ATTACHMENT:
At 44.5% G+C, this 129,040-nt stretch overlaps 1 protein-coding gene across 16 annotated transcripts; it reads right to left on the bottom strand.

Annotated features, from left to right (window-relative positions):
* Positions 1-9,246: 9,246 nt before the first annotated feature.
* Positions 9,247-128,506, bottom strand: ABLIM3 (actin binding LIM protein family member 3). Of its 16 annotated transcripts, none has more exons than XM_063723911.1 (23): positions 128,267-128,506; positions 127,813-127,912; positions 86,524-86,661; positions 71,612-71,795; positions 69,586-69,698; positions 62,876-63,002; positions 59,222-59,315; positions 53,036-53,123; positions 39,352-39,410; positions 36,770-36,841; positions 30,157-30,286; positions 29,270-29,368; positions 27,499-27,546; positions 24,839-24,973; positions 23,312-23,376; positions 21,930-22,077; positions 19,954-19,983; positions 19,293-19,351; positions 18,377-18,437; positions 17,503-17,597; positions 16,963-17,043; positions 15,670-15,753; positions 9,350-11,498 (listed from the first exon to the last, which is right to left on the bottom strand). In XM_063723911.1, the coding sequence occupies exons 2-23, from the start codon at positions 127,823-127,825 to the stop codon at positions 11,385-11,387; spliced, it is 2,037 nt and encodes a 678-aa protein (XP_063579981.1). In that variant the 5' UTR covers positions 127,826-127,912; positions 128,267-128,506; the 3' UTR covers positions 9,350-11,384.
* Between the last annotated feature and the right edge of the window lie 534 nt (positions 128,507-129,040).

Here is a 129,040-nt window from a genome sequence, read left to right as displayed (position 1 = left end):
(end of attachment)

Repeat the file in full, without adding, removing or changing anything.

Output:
At 44.5% G+C, this 129,040-nt stretch overlaps 1 protein-coding gene across 16 annotated transcripts; it reads right to left on the bottom strand.

Annotated features, from left to right (window-relative positions):
* Positions 1-9,246: 9,246 nt before the first annotated feature.
* Positions 9,247-128,506, bottom strand: ABLIM3 (actin binding LIM protein family member 3). Of its 16 annotated transcripts, none has more exons than XM_063723911.1 (23): positions 128,267-128,506; positions 127,813-127,912; positions 86,524-86,661; positions 71,612-71,795; positions 69,586-69,698; positions 62,876-63,002; positions 59,222-59,315; positions 53,036-53,123; positions 39,352-39,410; positions 36,770-36,841; positions 30,157-30,286; positions 29,270-29,368; positions 27,499-27,546; positions 24,839-24,973; positions 23,312-23,376; positions 21,930-22,077; positions 19,954-19,983; positions 19,293-19,351; positions 18,377-18,437; positions 17,503-17,597; positions 16,963-17,043; positions 15,670-15,753; positions 9,350-11,498 (listed from the first exon to the last, which is right to left on the bottom strand). In XM_063723911.1, the coding sequence occupies exons 2-23, from the start codon at positions 127,823-127,825 to the stop codon at positions 11,385-11,387; spliced, it is 2,037 nt and encodes a 678-aa protein (XP_063579981.1). In that variant the 5' UTR covers positions 127,826-127,912; positions 128,267-128,506; the 3' UTR covers positions 9,350-11,384.
* Between the last annotated feature and the right edge of the window lie 534 nt (positions 128,507-129,040).

Here is a 129,040-nt window from a genome sequence, read left to right as displayed (position 1 = left end):